Thursday, May 12, 2016

Week 7: Neuroscience and Art

The human brain is a truly fascinating topic. It is a part of our bodies that is somewhat elusive and misunderstood, and a society we are constantly learning and discovering new ways in which the brain works. For example, we have come a long way from Ramon y Cajal’s view of the compartmentalized brain - Professor Vesna discussed how Ramon y Cajal thought the brain had 19 separate “organs” that served a specific function, but we now know that many parts of the brain communicate and collaborate in order to function properly. I have a feeling that as long as humans are in existence, we will be constantly discovering new layers of how our brains function and we will never truly know the depth of its capabilities.  

Because of our limited understanding of the brain, it is a perfect medium for the subject of art, as many people interpret functions and capacities of the brain in their own ways. I love Suzanne Anker’s artistic Brain Butterflies - this is a perfect example of how science and art have collaborated. Science allows us to take a picture of the brain and view it in a way that we would not be able to see otherwise, and the artwork of combining butterfly images with brain images allows our imagination to run wild about the symbolism of the butterfly within the brain. This seems to coincide with the idea of “neuroaesthetics” - how the conception, execution, and appreciation of visual arts influences our understanding of the brain.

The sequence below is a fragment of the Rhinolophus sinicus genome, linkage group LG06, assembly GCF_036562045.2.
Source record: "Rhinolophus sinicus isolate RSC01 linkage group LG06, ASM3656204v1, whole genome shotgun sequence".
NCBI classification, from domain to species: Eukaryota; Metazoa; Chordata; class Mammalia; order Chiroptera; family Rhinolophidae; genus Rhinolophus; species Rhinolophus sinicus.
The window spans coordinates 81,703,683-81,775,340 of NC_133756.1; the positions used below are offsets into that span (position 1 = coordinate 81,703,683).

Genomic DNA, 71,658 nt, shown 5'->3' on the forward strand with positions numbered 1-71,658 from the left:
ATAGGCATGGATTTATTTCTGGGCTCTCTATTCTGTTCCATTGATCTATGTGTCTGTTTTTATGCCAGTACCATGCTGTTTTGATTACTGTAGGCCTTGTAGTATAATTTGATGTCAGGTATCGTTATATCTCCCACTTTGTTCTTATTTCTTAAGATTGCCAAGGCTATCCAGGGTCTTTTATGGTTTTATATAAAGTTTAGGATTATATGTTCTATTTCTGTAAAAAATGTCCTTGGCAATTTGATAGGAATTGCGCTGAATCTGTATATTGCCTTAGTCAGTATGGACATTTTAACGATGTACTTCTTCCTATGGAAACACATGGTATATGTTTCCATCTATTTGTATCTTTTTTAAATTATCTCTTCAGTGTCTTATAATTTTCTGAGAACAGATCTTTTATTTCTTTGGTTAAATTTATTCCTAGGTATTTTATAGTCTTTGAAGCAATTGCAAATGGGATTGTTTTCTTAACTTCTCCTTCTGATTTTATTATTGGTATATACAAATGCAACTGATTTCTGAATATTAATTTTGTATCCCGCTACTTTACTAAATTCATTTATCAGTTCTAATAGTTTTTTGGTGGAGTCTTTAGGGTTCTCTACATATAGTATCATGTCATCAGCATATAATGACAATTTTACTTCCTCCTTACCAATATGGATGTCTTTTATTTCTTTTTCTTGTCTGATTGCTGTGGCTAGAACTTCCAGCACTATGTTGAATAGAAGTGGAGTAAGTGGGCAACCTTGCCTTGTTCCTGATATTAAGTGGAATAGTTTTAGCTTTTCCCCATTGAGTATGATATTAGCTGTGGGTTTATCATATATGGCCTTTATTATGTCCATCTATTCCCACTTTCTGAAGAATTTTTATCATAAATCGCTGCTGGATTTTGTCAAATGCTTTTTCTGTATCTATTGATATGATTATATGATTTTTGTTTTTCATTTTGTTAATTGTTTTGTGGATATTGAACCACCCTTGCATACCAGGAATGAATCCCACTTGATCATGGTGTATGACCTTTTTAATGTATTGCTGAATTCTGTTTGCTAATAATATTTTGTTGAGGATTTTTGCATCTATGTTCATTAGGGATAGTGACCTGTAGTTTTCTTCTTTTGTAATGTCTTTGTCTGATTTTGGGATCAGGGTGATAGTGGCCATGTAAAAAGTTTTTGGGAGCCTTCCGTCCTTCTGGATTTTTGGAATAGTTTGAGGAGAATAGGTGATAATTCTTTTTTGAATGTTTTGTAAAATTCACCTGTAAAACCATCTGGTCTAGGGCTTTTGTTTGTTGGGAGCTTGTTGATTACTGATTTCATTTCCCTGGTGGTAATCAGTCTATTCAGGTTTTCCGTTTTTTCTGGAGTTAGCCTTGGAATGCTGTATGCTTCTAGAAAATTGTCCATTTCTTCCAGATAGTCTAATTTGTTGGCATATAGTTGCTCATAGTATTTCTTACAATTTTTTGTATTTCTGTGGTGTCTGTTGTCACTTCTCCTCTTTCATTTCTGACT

In two of her lectures, Professor Vesna also discusses the powerful influences of the brain with regards to dreams and psychedelic drugs. Both dreams and hallucinogens are powerful mediums for artwork because each person has a separate experience. With both, people seem to be able to escape from reality, or enter an alternate reality. It seems that this escape to an alternate reality is something that people crave and seek out, so people project their ideal alternate realities through their artwork. Additionally, Carl Jung discusses that in order for modern man to fully experience life, he must be fully present and fully conscious. He claims we should direct our attention to the life that we currently experience instead of seeking out an alternate reality. In some ways, our brain allows us to do both. We may experience both the present as well as create our own worlds through our imaginations and express it through artwork.


Frazzetto, Giovanni, and Suzanne Anker. "Neuroculture." Nature Reviews Neuroscience Nat Rev Neurosci 10.11 (2009): 815-21. Web.
"The Spiritual Problem of Modern Man." Collected Works of C.G. Jung, Volume 10: Civilization in Transition. Web.
Vesna, Victoria. “Conscious / Memory (Part 1).” Lecture. 16 Nov 2012. <>
Vesna, Victoria. Lecture. “Conscious / Memory (Part 2).” 16 Nov 2012. <>
Vesna, Victoria. Lecture. “Conscious / Memory (Part 3).” 16 Nov 2012. <>



  1. Your blog this week was very interesting. I also wrote about how drugs affect the brain and the art that is drawn is really unimaginable. Also the artist who sees the butterfly in the brain is different from what I would have thought. As in I would not have seen a butterfly in the brain without you writing about it. Brains are super fascinating.

  2. I really like your blog post from this week! I like the pictures you chose. They really add to what you talked about. I agree with you that I don't think there will ever be a day that the human brain is 100% understood. It is truly fascinating!